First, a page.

Kansas Legislature

Matthew Hodapp / KCUR

In what could be a blow to the road construction industry in Kansas, the Kansas Department of Transportation (KDOT) on Tuesday said it will only spend $44 million on new projects in the next fiscal year.

For the past several years KDOT has let about $400 million just on preservation projects, including roads and bridges.

wichita.edu

New figures from the Kansas Board of Regents spell out just how much each university, community college and technical college would lose if the Legislature chooses to cut its way to a balanced budget this year.

And it's a lot of money.

In total, all 37 institutions would lose out on a combined $52,546,469 dollars if lawmakers enact an across-the-board 6.95 percent cut.

Stephen Koranda / KPR/File photo

Kansas lawmakers are working to fill a $350 million budget hole in the current fiscal year that ends in June.

Members of a House committee wanted to know what it would take to erase the deficit using only spending cuts. A legislative report says state agencies would see a 7 percent budget reduction.

Republican Rep. Erin Davis requested the info. She says she’s not advocating for cutting Kansas spending, but she wanted to see what the option would look like.

Stephen Koranda / KPR/File photo

Secretary of State Kris Kobach wants lawmakers to give him the authority to create a two-tiered voting system in Kansas. That would mean people who register to vote at the DMV and don’t provide a citizenship document, as required under state law, would only be allowed to vote in federal races.

Kansas voter registration laws still require proof of citizenship, but federal courts have ruled that the state can’t require such proof when people register to vote at the DMV or when they use a federal registration form. Kobach says that bypasses the state’s voter registration rules.

Kansas News Service

The Kansas legislative session is not yet two weeks old, but there are already signs of the change that many voters called for in the recent elections.

New legislative leadership and an aggressive group of newcomers are pushing back against many of Gov. Sam Brownback’s budget proposals, which they say won’t fix structural problems with the state budget.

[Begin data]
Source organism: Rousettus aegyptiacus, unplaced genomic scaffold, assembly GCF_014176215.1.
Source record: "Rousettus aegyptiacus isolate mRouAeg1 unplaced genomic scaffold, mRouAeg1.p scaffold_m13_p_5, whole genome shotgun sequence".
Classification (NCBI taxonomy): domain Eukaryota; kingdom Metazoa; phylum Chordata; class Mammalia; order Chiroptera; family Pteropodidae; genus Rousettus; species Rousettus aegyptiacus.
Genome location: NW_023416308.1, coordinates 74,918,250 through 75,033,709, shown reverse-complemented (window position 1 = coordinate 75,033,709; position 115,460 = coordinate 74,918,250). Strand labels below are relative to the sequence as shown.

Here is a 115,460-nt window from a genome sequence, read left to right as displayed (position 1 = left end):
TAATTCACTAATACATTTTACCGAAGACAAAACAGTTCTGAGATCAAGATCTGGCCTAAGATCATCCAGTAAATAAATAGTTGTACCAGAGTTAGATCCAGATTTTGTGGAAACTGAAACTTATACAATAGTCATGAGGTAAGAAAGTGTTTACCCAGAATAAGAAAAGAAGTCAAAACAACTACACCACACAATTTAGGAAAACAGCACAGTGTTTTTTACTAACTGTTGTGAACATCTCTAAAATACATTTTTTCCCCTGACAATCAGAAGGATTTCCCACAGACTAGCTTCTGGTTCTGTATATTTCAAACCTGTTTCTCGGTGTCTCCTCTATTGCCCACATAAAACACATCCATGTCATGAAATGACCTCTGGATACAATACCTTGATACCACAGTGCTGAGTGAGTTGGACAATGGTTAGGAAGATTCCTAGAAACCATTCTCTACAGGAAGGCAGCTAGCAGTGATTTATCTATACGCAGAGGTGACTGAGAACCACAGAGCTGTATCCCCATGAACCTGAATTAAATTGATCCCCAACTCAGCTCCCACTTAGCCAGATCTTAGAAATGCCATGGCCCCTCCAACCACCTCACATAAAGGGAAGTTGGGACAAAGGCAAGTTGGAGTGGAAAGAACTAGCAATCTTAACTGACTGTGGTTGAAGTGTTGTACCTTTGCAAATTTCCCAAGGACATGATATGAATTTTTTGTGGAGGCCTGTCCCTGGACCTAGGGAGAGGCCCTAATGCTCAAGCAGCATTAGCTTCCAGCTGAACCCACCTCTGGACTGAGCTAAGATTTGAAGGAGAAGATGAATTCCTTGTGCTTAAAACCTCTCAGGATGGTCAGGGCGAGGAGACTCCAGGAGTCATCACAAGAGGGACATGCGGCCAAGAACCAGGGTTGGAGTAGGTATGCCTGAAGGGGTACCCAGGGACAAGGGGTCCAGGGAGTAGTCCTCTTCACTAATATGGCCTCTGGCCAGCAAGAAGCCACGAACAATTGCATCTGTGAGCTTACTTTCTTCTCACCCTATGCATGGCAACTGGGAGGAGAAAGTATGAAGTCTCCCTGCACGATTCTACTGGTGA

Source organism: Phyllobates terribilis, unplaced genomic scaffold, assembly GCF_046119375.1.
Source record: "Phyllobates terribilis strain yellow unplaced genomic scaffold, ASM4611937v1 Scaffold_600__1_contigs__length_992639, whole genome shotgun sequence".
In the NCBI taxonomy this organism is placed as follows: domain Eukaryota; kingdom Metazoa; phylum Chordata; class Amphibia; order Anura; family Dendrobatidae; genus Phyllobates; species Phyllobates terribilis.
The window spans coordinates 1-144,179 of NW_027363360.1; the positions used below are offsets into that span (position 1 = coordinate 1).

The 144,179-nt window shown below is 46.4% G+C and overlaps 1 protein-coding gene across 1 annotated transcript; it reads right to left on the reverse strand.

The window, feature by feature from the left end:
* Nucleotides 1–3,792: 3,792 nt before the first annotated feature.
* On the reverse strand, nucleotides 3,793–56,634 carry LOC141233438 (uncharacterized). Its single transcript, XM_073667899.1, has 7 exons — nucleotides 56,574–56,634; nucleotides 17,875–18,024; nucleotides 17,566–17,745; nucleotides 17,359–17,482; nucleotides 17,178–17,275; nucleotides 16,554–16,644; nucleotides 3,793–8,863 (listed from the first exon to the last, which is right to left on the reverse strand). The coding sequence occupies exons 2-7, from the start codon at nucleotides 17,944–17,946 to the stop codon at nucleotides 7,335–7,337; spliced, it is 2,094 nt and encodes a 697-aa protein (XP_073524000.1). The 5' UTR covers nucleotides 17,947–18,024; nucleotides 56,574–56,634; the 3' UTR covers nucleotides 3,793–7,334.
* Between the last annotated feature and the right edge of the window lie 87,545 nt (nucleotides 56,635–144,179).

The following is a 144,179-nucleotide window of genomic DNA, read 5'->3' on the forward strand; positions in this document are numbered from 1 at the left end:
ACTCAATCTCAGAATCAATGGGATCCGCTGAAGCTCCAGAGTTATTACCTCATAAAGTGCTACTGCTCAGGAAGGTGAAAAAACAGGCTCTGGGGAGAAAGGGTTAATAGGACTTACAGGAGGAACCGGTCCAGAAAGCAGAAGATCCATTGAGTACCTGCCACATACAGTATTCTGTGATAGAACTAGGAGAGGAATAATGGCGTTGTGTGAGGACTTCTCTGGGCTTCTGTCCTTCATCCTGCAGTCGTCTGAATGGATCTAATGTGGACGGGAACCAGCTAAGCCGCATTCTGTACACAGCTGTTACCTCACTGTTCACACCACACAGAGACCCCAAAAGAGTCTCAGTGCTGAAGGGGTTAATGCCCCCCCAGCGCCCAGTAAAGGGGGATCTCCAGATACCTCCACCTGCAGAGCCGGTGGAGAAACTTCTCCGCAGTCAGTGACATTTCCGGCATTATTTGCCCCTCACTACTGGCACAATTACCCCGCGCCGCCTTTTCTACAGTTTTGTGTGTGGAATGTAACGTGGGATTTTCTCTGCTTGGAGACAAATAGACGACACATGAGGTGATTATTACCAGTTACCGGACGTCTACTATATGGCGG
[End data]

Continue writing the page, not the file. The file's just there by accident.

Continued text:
Message From Voters

From the earliest days of the campaign season, it was evident that many voters were frustrated about the “budget mess” in Topeka.

Stephen Koranda / KPR/File photo

Lawmakers in a Kansas House committee are considering Gov. Sam Brownback’s plan to liquidate state investments to fill a budget hole.

The proposal would basically drain the investment fund of more than $300 million and pay that back over seven years, with interest.

Brownback's budget director, Shawn Sullivan, told the House Appropriations Committee that the choices may be this or budget cuts.

Wikimedia Commons

Kansas Secretary of State Kris Kobach is asking the Legislature to give him authority to bar potentially tens of thousands of people from casting votes in state or local races.

The Lawrence Journal World reported the Republican asked a Senate committee Tuesday for legislation giving him power to hold "bifurcated" elections in Kansas.

Stephen Koranda / KPR/File photo

Lawmakers have the tall order of creating a new school funding system for Kansas public schools: The temporary block grants that have been funding schools are set to expire this year. Stephen Koranda reports on how legislators might begin the process.

J J, flickr Creative Commons

At the request of Kansas Attorney General Derek Schmidt, the House Corrections and Juvenile Justice Committee introduced a bill Thursday that would increase criminal penalties for crimes targeting law enforcement officers.

Stephen Koranda / KPR/File photo

Kansas lawmakers are moving fast on revisions to the process for filling a Congressional vacancy, anticipating there will be a vacancy very soon. Hearings to confirm Congressman Mike Pompeo as CIA director started on Thursday.

The Kansas House has approved a bill to extend by a month the timeline for a special election to be held after being called by the governor. That would put the state in compliance with federal rules allowing members of the military to vote by absentee ballot.

Republican Rep. Keith Esau says the revisions are sorely needed.

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